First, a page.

The Committee for Medicinal Products for Human Use (CHMP) has recommended an update to marketing authorisations of approved interferon beta treatments – including Biogen’s Plegridy (peginterferon beta-1a) and Abonex (interferon beta-1a) – for use during pregnancy and breastfeeding.
This recommendation would remove pregnancy contraindications and, where clinically needed, to allow use during pregnancy and breastfeeding in women with relapsing multiple sclerosis (MS).
“Women are diagnosed with MS at least two to three times more frequently than men, and the disease may strike during their child-bearing years,” said Alfred Sandrock, Jr, Executive Vice President and Chief Medical Officer at Biogen.
He added: “This CHMP opinion gives physicians and their patients added confidence when considering treatment with Plegridy or Avonex, two important therapies for relapsing MS that have been prescribed to more than half a million people living with the disease.”
The CHMP opinion is based on data from the European Interferon Beta Pregnancy Registry, as well as the national health registers in Finland and Sweden, which together created the largest cohort studies providing safety data related to interferon beta exposure in women of child-bearing age with MS.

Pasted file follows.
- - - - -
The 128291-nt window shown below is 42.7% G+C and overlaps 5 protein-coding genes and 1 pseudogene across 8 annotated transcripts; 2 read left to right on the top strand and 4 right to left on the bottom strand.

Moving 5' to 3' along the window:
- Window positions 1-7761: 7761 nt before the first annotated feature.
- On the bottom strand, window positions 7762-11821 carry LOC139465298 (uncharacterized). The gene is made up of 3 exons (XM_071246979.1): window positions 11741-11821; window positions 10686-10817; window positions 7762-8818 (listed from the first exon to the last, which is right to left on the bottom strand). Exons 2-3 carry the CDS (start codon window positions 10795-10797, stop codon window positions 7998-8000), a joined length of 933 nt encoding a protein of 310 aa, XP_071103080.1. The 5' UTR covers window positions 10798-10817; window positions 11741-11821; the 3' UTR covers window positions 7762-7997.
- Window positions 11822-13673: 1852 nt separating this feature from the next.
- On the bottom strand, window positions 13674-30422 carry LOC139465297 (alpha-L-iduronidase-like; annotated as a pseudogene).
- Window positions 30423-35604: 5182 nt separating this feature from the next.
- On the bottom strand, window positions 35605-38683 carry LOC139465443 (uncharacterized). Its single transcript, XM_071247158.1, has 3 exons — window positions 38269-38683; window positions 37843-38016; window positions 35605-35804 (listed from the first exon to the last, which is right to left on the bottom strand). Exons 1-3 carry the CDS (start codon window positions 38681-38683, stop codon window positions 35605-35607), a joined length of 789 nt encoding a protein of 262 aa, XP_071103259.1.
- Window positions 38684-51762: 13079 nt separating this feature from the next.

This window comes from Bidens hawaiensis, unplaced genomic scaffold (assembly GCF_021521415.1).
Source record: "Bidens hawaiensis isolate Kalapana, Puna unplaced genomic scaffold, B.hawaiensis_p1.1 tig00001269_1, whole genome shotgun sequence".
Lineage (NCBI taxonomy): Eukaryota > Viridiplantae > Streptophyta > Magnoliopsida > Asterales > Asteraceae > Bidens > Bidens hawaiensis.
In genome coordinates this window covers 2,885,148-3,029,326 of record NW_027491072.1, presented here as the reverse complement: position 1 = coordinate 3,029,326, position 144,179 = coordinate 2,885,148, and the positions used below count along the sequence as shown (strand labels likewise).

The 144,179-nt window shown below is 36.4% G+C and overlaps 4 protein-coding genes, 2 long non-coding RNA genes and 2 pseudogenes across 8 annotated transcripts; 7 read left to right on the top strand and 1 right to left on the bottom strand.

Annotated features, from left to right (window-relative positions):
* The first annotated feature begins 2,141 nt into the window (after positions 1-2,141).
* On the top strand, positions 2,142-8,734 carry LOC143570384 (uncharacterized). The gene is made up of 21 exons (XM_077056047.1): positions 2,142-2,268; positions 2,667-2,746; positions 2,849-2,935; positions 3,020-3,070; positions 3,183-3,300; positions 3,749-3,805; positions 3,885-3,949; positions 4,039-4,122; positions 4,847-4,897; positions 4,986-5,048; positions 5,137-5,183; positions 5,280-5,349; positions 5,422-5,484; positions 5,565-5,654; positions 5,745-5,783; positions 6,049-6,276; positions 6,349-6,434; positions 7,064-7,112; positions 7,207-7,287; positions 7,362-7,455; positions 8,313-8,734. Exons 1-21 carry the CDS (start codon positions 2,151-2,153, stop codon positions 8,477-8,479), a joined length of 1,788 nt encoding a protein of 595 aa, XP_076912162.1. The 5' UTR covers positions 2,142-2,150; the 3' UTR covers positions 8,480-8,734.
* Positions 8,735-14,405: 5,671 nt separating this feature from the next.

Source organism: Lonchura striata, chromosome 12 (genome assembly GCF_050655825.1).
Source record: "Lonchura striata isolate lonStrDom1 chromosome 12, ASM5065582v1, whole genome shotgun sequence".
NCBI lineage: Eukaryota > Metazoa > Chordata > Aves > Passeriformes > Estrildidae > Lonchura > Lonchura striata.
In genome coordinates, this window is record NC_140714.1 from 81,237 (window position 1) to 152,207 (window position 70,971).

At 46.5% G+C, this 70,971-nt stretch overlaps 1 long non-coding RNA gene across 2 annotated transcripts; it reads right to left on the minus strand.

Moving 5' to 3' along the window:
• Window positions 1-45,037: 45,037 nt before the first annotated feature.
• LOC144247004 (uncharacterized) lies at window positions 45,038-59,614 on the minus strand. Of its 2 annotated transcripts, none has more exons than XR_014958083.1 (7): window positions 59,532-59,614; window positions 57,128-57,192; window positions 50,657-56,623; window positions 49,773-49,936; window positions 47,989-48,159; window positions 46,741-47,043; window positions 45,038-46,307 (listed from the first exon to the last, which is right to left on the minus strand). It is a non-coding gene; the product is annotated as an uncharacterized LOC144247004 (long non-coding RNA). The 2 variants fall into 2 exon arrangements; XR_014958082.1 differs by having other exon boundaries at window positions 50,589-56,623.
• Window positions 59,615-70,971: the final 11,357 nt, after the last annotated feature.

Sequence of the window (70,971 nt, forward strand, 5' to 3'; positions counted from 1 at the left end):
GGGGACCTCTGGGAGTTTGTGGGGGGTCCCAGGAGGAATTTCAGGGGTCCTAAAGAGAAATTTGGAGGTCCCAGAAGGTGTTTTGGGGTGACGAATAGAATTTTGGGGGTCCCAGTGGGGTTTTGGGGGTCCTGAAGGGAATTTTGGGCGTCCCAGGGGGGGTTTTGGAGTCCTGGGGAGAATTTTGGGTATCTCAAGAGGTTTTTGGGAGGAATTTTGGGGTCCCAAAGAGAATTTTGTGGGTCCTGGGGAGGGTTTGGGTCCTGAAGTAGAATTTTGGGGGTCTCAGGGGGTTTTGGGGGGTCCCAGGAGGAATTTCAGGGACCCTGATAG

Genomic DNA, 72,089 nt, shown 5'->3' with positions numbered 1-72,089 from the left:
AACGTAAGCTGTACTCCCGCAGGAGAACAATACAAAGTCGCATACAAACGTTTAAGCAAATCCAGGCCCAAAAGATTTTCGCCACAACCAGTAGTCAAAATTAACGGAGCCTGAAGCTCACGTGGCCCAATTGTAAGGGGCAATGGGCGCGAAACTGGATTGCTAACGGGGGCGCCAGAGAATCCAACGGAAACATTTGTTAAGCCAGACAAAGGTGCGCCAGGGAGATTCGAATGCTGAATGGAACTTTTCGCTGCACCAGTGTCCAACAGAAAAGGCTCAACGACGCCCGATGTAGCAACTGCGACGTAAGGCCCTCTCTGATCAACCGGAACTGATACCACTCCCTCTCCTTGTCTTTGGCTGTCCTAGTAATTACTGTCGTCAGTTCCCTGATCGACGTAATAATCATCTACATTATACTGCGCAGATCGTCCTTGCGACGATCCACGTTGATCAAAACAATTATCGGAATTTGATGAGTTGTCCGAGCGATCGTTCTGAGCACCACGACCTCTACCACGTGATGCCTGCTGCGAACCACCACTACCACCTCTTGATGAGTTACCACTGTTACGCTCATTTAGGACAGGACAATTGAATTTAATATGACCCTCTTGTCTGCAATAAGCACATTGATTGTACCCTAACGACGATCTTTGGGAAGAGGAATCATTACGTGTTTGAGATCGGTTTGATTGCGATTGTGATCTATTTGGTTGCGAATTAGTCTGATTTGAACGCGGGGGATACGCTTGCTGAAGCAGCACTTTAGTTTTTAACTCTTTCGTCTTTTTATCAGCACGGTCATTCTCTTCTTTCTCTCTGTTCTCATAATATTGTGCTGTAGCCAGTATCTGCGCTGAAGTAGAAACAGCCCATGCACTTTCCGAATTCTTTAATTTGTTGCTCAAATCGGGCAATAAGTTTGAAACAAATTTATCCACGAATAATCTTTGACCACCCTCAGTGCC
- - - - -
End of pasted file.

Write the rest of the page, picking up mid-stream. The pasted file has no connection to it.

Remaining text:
Data collected from more than 1,000 pregnancy outcomes from registries and post-marketing experience indicate no increased risk of major congenital anomalies following exposure to interferon beta before conception or during the first trimester of pregnancy.
However, the duration of exposure during the first trimester is uncertain, because data were collected when interferon beta use was contraindicated during pregnancy, and treatment was likely interrupted when the pregnancy was detected and/or confirmed.
Additionally, experience with exposure in the second and third trimesters is very limited.
The risk of spontaneous abortions in pregnant women exposed to interferon beta cannot adequately be evaluated based on the currently available data, but the data do not suggest an increased risk so far.
Limited data suggest the levels of interferon beta-1a excreted in human milk are negligible, and no harmful effects on the breastfed newborn/infant are anticipated.